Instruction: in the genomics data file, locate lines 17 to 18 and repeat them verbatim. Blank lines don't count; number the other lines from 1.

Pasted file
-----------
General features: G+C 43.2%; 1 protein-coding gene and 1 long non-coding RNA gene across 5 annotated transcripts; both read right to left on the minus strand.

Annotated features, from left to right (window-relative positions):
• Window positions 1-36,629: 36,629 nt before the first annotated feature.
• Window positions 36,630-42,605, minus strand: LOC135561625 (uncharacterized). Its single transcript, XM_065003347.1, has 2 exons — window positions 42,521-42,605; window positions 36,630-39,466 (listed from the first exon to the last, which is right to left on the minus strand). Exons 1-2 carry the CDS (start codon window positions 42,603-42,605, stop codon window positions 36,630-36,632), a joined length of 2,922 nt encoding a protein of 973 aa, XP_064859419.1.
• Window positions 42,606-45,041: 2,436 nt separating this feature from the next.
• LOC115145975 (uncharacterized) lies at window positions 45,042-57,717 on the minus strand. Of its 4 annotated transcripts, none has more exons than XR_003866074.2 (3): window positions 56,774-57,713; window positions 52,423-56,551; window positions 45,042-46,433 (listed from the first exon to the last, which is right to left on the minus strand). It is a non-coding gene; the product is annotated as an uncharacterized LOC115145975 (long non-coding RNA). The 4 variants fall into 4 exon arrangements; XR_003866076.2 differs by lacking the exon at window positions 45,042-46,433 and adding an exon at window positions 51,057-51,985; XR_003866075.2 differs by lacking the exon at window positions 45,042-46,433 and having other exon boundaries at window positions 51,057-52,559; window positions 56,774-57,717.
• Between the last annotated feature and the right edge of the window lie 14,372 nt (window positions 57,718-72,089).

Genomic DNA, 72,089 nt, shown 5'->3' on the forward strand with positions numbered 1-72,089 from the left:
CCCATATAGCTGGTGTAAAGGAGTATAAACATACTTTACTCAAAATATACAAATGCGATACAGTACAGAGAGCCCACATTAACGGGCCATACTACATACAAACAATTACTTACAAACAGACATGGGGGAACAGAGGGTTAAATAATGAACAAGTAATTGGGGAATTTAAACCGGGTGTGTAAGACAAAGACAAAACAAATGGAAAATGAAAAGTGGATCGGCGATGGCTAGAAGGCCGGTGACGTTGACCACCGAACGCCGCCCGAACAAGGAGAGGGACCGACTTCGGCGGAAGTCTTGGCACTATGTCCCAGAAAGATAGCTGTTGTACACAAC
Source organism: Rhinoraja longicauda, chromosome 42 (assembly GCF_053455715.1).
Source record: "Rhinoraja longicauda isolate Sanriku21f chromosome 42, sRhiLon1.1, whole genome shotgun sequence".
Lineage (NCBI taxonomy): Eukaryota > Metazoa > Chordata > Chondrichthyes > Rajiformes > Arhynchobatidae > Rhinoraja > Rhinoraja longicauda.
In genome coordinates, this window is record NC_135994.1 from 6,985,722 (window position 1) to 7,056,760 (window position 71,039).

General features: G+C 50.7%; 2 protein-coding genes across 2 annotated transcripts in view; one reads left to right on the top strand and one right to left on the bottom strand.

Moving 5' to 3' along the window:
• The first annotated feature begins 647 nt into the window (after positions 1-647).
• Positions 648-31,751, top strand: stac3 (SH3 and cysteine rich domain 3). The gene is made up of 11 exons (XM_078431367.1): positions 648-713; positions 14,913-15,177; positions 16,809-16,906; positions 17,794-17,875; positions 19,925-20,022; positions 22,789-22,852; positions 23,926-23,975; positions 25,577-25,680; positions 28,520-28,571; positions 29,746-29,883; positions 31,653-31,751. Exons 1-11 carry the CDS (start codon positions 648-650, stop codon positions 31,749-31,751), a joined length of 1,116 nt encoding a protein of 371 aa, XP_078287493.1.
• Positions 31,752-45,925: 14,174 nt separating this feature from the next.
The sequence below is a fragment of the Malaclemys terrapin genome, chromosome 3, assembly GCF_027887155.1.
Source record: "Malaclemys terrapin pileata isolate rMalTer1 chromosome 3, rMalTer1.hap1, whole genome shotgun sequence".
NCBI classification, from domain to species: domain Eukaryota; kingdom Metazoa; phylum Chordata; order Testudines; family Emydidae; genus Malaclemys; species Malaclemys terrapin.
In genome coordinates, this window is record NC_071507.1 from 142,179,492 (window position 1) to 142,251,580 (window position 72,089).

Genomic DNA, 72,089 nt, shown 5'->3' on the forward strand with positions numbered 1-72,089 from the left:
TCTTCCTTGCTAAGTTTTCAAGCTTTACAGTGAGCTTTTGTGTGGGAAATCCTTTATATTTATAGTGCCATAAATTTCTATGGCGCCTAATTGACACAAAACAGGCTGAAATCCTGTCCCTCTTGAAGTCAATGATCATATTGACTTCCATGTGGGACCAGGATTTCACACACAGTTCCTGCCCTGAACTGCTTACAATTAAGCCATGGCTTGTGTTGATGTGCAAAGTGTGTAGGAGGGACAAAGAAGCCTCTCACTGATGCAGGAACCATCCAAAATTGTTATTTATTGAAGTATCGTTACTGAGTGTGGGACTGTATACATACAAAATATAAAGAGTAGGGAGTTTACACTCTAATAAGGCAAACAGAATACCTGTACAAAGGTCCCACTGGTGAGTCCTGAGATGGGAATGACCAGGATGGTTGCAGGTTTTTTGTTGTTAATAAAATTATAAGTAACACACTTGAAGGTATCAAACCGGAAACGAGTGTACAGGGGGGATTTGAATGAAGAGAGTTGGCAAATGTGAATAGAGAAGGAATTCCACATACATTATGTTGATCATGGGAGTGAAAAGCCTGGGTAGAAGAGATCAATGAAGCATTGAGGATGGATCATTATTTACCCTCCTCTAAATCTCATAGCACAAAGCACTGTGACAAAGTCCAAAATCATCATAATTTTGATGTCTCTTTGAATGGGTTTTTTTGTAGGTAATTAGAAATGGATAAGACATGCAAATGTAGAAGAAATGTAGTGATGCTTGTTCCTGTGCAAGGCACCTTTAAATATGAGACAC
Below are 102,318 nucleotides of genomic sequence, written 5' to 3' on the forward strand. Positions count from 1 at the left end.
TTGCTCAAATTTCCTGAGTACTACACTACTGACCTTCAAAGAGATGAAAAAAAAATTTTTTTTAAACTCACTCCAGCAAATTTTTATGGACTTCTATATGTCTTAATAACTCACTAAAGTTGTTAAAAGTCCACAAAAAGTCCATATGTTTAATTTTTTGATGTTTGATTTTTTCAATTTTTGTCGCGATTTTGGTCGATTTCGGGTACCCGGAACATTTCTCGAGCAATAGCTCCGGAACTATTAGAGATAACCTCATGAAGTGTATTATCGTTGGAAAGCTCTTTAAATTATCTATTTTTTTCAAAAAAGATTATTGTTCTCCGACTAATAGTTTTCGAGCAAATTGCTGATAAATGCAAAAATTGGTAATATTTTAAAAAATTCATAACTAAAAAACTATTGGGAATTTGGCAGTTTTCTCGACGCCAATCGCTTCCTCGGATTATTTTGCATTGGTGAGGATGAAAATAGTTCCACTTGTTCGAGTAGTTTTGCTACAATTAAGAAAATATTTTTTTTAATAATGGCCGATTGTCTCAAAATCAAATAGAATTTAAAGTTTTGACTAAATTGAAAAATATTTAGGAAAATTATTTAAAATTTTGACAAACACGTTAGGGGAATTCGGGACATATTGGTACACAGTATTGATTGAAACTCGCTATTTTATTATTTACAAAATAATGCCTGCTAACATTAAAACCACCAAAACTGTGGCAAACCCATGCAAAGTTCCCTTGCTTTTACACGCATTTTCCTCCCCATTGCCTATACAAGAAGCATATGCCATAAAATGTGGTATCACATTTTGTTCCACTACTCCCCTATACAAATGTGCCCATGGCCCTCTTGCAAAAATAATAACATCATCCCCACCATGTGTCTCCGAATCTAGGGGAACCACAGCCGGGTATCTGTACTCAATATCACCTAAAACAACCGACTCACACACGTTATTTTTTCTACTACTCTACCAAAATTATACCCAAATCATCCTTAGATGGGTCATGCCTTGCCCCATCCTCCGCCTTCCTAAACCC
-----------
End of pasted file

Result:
• Positions 648-31,751, top strand: stac3 (SH3 and cysteine rich domain 3). The gene is made up of 11 exons (XM_078431367.1): positions 648-713; positions 14,913-15,177; positions 16,809-16,906; positions 17,794-17,875; positions 19,925-20,022; positions 22,789-22,852; positions 23,926-23,975; positions 25,577-25,680; positions 28,520-28,571; positions 29,746-29,883; positions 31,653-31,751. Exons 1-11 carry the CDS (start codon positions 648-650, stop codon positions 31,749-31,751), a joined length of 1,116 nt encoding a protein of 371 aa, XP_078287493.1.
• Positions 31,752-45,925: 14,174 nt separating this feature from the next.